Myths (Vinyl)

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Note: These are preliminary notes, are a little opinionated, and are subject to change. Please edit as appropriate or comment on the discussion page.

  • Vinyl always sounds better than CD.
    • Many people do prefer listening to music to vinyl rather than on CD or digital formats.
    • Many of those reasons have nothing to do with actual sound quality, and have more to do with the tactile differences - of larger artwork, and the required playback ritual for a record.
    • Many other people prefer listening to CDs for a different set of reasons. (If they didn't, CDs would not have completely displaced vinyl in the marketplace in the 1980s.)
    • As other myths here show, there is no technically correct argument for vinyl having a superior sound quality to CD.
    • Vinyl records may sound better than equivalent CDs for extremely specific reasons that do not apply to the media as a whole.
  • Vinyl requires a better-sounding master because it is physically incapable of reproducing the hypercompressed sound mastered to CD.
    • Fact: different masters can substantially improve or reduce sound quality, by eg lowering background noise, increasing or reducing the dynamic range, etc.
    • There are documented instances of different masters being used on vinyl releases compared to CD releases. (The most notable of which is The White Stripes' Icky Thump'.)
    • There are also documented instances of the same masters being used on vinyl releases compared to CD releases.
    • There is much anecdotal evidence, judging from digital analysis of vinyl recordings, that many more modern LP releases use largely the same masters as are used on CD.
    • Alternative masters cost money, and mastering is a significant cost of producing a record. It is very likely that some producers - believing in the myth that vinyl is an inherently superior medium, as mentioned in other myths described here - will simply use the CD master for the vinyl release, believing that it will yield in a superior sound.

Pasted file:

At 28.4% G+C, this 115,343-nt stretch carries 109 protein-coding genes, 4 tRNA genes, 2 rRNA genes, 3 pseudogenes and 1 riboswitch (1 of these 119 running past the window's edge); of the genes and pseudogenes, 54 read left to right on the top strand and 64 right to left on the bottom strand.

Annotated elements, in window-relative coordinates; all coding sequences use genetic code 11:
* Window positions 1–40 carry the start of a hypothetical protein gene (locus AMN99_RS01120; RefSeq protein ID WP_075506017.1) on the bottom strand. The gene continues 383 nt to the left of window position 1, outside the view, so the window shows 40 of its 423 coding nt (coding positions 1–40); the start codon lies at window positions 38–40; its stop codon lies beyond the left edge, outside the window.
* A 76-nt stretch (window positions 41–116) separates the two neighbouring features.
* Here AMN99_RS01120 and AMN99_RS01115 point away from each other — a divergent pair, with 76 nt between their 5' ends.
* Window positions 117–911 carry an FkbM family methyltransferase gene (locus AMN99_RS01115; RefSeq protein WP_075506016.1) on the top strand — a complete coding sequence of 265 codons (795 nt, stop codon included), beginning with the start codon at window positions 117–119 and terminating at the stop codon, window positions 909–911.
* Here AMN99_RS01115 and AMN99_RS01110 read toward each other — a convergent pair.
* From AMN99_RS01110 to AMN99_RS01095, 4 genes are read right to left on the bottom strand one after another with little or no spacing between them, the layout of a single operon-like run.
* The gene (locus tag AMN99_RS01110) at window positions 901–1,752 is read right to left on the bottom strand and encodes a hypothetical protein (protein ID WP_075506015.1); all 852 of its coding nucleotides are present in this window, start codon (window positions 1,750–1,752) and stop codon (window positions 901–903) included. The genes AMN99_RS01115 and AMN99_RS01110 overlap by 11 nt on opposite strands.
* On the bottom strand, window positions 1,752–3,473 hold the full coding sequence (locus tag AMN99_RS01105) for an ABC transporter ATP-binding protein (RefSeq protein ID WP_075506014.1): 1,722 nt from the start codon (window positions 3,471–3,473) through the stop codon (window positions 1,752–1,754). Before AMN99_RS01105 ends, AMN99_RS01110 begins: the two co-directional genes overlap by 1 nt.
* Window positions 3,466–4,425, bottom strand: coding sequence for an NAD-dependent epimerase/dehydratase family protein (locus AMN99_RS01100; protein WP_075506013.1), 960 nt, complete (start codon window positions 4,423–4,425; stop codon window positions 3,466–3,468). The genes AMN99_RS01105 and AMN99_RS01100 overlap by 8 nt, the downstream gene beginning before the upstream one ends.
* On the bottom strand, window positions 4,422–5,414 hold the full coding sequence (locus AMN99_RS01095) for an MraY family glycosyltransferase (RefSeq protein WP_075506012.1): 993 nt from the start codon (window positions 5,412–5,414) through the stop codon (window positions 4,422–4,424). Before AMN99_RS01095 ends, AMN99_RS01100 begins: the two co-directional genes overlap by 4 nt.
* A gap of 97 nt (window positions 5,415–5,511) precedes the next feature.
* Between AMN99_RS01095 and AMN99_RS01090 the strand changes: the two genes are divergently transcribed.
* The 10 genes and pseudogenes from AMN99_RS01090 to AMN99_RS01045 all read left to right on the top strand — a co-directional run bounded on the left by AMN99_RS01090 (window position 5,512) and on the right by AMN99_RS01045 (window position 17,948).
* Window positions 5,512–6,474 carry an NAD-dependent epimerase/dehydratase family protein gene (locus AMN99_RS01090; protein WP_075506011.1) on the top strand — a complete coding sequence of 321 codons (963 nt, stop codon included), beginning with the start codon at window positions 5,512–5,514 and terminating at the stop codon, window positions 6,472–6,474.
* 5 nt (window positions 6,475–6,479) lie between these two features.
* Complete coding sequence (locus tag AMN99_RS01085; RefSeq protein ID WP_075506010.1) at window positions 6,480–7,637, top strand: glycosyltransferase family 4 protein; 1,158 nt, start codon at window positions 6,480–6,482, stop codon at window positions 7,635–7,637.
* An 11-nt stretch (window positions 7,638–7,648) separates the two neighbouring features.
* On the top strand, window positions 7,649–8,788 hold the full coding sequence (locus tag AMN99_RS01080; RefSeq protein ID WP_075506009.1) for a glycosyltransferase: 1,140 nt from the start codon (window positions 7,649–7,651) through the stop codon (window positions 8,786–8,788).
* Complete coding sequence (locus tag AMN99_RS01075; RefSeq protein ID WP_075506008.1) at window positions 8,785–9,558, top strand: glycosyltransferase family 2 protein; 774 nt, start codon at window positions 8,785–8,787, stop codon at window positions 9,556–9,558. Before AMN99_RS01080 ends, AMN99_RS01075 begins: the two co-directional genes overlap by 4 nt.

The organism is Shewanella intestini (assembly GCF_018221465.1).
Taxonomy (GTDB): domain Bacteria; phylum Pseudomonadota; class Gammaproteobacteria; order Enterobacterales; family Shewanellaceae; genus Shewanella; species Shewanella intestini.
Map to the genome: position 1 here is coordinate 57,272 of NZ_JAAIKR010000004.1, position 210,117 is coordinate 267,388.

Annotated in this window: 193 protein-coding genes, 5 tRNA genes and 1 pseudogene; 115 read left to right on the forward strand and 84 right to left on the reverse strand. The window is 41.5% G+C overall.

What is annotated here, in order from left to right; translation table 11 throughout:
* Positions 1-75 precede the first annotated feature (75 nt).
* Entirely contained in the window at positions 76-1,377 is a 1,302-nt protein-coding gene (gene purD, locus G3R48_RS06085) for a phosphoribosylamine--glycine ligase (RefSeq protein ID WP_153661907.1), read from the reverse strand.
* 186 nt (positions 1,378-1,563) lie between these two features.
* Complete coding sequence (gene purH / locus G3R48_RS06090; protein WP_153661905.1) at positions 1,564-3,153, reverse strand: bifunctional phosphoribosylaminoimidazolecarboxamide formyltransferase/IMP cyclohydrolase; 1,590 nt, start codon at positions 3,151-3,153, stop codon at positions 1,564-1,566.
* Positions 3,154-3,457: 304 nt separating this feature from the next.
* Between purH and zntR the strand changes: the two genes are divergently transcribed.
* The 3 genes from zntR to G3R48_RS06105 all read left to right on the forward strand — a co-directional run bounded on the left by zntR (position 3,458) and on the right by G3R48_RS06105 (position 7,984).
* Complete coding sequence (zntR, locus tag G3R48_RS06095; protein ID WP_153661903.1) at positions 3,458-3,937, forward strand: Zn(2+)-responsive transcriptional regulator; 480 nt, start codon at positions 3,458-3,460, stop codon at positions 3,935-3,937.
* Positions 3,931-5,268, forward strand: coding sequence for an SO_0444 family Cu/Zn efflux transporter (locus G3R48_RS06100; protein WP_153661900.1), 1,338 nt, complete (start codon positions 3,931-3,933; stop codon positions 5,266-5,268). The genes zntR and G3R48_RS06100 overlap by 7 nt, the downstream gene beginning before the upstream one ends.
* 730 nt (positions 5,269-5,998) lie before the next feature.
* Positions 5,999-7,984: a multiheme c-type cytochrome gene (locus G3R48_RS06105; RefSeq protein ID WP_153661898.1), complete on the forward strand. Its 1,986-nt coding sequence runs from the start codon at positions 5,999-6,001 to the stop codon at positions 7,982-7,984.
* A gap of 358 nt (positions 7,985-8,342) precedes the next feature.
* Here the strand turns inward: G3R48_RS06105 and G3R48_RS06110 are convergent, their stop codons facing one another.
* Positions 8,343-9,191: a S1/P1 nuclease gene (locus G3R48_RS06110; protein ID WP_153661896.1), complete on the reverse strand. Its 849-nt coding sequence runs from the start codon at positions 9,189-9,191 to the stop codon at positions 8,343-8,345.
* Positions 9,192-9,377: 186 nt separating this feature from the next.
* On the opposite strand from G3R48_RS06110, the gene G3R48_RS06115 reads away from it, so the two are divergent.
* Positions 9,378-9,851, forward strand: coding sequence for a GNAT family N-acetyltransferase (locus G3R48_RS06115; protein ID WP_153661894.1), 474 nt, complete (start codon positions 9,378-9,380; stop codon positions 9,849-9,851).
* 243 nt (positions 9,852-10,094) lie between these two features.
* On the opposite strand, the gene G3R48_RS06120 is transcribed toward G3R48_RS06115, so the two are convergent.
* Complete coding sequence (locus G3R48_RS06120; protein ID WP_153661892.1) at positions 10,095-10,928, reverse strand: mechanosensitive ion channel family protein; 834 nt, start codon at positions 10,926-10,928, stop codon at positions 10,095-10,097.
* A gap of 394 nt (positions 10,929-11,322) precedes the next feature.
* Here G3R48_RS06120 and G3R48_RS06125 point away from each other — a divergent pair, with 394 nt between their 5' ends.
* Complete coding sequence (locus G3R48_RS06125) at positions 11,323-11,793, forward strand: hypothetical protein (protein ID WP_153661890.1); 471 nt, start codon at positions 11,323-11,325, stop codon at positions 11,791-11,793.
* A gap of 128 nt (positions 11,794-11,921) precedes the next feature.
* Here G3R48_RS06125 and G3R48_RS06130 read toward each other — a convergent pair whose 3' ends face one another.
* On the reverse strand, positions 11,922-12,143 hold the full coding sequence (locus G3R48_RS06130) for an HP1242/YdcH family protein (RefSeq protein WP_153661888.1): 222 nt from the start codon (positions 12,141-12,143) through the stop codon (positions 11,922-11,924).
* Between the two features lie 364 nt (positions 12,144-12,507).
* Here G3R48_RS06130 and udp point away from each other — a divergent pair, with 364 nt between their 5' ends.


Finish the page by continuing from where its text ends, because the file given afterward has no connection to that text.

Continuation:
• The technical details behind this myth are as follows.
      • The cutting heads used for creating the vinyl lacquer (or metal mother) are speaker-like electromechanical devices driven by an extremely powerful amplifier (several hundred watts).
      • At extremely large/fast cutting head excursions, the cutting head coils may physically burn up, much like how a speaker's voice coils may be destroyed by an excessive current. Also, the diamond cutting head stylus may prematurely wear or break. This places important constraints on the maximum levels that can be recorded to a record.
      • A very high power output is required to cut grooves with a high acceleration. Acceleration at the same signal amplitude is higher for higher-frequency signals.
      • Heavily clipped and limited CDs in the modern mastering style have more high-frequency content than earlier masters. In general, increasing the perceived volume of a

record - whether by increasing the recording level or by limiting/clipping/compression - raises the cutting head average power.

      • Additionally, during playback, the turntable's stylus has limits on what grooves it can successfully track. Cartridges can only track grooves of a finite modulation width (measured in microns) that decreases in frequency. For instance, a cartridge may only be able to track a 300um-wide groove at 300um, and yet only 50um at 20khz. This also places limits on the acceleration and velocity limits the record master can take.
      • The most obvious way to work around these issues is simply to reduce the recording level of the vinyl master.
      • Also, multiband acceleration limiters exist for recording purposes that dynamically reduce the treble content of the master, to limit the cutting head power usage.
  • The vinyl surface is heated to several hundred degrees on playback, and repeat play of the same track should wait at least several hours until the vinyl has cooled.
    • Professional estimates for the stylus surface temperature during playback are 300-500 F.
    • Obviously, the temperature of the record is at or close to room temperature except at the stylus contact point - otherwise the record would completely melt.
    • It is true that back-to-back playback will introduce slightly more distortion than a fresh play. This is believed to be a temporary effect and goes away after approx. 10 minutes.
    • Repeated playback (no matter what the timeframe) carries the risk of permanent damage. Obviously, records are observed to wear out with repeated play.
    • No published evidence exists of back-to-back playback causing any more permanent damage than if repeated plays are separated by any longer period of time.
  • Proper vinyl playback is click-free.
    • Pops and clicks are often not audible during a song on a well-maintained record and should not distract from the listening experience.